The forecast at time \(T+1\) is equal to a weighted average between the most recent observation \(y_T\) and the previous forecast \(\hat{y}_{T|T-1}\): \[ \hat{y}_{T+1|T} = \alpha y_T + (1-\alpha) \hat{y}_{T|T-1}, \] where \(0 \le \alpha \le 1\) is the smoothing parameter. Similarly, we can write the fitted values as \[ \hat{y}_{t+1|t} = \alpha y_t + (1-\alpha) \hat{y}_{t|t-1}, \] for \(t=1,\dots,T\). (Recall that fitted values are simply one-step forecasts of the training data.)

The process has to start somewhere, so we let the first fitted value at time 1 be denoted by \(\ell_0\) (which we will have to estimate). Then \[\begin{align*} \hat{y}_{2|1} &= \alpha y_1 + (1-\alpha) \ell_0\\ \hat{y}_{3|2} &= \alpha y_2 + (1-\alpha) \hat{y}_{2|1}\\ \hat{y}_{4|3} &= \alpha y_3 + (1-\alpha) \hat{y}_{3|2}\\ \vdots\\ \hat{y}_{T|T-1} &= \alpha y_{T-1} + (1-\alpha) \hat{y}_{T-1|T-2}\\ \hat{y}_{T+1|T} &= \alpha y_T + (1-\alpha) \hat{y}_{T|T-1}. \end{align*}\] Substituting each equation into the following equation, we obtain \[\begin{align*} \hat{y}_{3|2} & = \alpha y_2 + (1-\alpha) \left[\alpha y_1 + (1-\alpha) \ell_0\right] \\ & = \alpha y_2 + \alpha(1-\alpha) y_1 + (1-\alpha)^2 \ell_0 \\ \hat{y}_{4|3} & = \alpha y_3 + (1-\alpha) [\alpha y_2 + \alpha(1-\alpha) y_1 + (1-\alpha)^2 \ell_0]\\ & = \alpha y_3 + \alpha(1-\alpha) y_2 + \alpha(1-\alpha)^2 y_1 + (1-\alpha)^3 \ell_0 \\ & ~~\vdots \\ \hat{y}_{T+1|T} & = \sum_{j=0}^{T-1} \alpha(1-\alpha)^j y_{T-j} + (1-\alpha)^T \ell_{0}. \end{align*}\] The last term becomes tiny for large \(T\). So, the weighted average form leads to the same forecast Equation (7.1).

### Component form

An alternative representation is the component form. For simple exponential smoothing, the only component included is the level, \(\ell_t\). (Other methods which are considered later in this chapter may also include a trend \(b_t\) and a seasonal component \(s_t\).) Component form representations of exponential smoothing methods comprise a forecast equation and a smoothing equation for each of the components included in the method. The component form of simple exponential smoothing is given by: \[\begin{align*} \text{Forecast equation} && \hat{y}_{t+h|t} & = \ell_{t}\\ \text{Smoothing equation} && \ell_{t} & = \alpha y_{t} + (1 - \alpha)\ell_{t-1}, \end{align*}\] where \(\ell_{t}\) is the level (or the smoothed value) of the series at time \(t\). Setting \(h=1\) gives the fitted values, while setting \(t=T\) gives the true forecasts beyond the training data.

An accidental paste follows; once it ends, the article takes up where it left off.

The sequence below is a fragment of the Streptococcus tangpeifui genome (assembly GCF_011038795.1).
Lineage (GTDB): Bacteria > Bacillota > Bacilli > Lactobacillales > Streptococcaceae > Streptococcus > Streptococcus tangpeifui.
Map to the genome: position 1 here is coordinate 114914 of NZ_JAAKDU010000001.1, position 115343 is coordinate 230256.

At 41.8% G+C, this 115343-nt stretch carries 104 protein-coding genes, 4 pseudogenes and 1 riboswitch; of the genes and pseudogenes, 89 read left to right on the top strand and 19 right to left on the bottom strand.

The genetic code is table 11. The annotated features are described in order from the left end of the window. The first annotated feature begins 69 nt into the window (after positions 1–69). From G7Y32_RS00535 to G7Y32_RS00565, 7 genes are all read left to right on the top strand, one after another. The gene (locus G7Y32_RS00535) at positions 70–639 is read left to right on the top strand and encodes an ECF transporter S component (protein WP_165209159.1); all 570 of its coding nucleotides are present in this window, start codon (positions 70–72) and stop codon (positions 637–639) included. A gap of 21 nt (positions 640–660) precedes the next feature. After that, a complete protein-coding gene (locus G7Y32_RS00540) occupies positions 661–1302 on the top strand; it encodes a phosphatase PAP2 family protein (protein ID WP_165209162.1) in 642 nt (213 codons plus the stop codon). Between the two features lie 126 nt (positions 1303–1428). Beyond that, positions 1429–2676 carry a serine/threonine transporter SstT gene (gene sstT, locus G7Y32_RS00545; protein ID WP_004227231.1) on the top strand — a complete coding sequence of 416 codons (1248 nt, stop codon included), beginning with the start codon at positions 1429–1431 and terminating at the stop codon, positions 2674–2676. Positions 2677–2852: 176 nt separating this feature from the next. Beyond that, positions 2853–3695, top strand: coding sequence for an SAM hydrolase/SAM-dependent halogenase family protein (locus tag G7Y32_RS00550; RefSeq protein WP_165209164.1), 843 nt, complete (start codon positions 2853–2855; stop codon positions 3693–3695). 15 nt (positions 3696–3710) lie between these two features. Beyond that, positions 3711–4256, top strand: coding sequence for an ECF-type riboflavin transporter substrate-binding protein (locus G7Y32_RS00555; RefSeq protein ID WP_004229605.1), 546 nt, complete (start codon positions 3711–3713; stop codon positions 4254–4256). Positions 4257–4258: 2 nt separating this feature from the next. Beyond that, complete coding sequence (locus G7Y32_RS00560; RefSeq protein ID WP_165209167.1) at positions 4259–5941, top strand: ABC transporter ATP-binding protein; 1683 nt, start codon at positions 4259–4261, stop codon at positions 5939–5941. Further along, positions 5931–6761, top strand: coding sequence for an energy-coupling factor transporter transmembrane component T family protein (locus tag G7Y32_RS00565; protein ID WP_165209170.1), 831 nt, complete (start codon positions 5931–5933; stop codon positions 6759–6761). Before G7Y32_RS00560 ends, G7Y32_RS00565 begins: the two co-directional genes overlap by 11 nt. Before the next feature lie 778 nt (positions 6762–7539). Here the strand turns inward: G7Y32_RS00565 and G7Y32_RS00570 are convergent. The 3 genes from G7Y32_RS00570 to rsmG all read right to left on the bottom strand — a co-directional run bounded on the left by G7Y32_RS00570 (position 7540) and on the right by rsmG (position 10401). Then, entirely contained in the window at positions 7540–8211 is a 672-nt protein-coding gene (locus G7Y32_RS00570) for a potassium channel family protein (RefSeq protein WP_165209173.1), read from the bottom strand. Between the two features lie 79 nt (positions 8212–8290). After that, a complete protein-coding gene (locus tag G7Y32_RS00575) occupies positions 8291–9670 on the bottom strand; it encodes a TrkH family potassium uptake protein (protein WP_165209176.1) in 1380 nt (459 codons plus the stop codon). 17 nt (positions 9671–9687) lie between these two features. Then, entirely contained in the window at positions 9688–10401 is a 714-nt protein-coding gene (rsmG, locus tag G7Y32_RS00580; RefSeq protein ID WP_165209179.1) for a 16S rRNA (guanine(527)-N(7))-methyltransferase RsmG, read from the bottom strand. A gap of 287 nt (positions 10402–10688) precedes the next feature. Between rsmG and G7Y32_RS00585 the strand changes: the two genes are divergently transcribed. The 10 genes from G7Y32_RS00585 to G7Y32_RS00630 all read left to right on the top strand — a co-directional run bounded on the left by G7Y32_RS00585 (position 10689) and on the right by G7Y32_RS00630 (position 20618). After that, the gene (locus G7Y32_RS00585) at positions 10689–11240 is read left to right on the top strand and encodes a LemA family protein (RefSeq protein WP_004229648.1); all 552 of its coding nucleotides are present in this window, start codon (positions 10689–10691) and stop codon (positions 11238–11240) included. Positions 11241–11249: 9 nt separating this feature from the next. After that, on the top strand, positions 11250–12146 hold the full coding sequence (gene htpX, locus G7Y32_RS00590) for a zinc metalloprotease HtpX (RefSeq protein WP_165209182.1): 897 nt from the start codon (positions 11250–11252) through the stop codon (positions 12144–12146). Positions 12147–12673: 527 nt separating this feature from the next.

The forecast equation shows that the forecast value at time \(t+1\) is the estimated level at time \(t\). The smoothing equation for the level (usually referred to as the level equation) gives the estimated level of the series at each period \(t\).

If we replace \(\ell_t\) with \(\hat{y}_{t+1|t}\) and \(\ell_{t-1}\) with \(\hat{y}_{t|t-1}\) in the smoothing equation, we will recover the weighted average form of simple exponential smoothing.

The component form of simple exponential smoothing is not particularly useful, but it will be the easiest form to use when we start adding other components.

### Flat forecasts

Simple exponential smoothing has a “flat” forecast function: \[ \hat{y}_{T+h|T} = \hat{y}_{T+1|T}=\ell_T, \qquad h=2,3,\dots. \] That is, all forecasts take the same value, equal to the last level component. Remember that these forecasts will only be suitable if the time series has no trend or seasonal component.

### Optimisation

The application of every exponential smoothing method requires the smoothing parameters and the initial values to be chosen. In particular, for simple exponential smoothing, we need to select the values of \(\alpha\) and \(\ell_0\). All forecasts can be computed from the data once we know those values. For the methods that follow there is usually more than one smoothing parameter and more than one initial component to be chosen.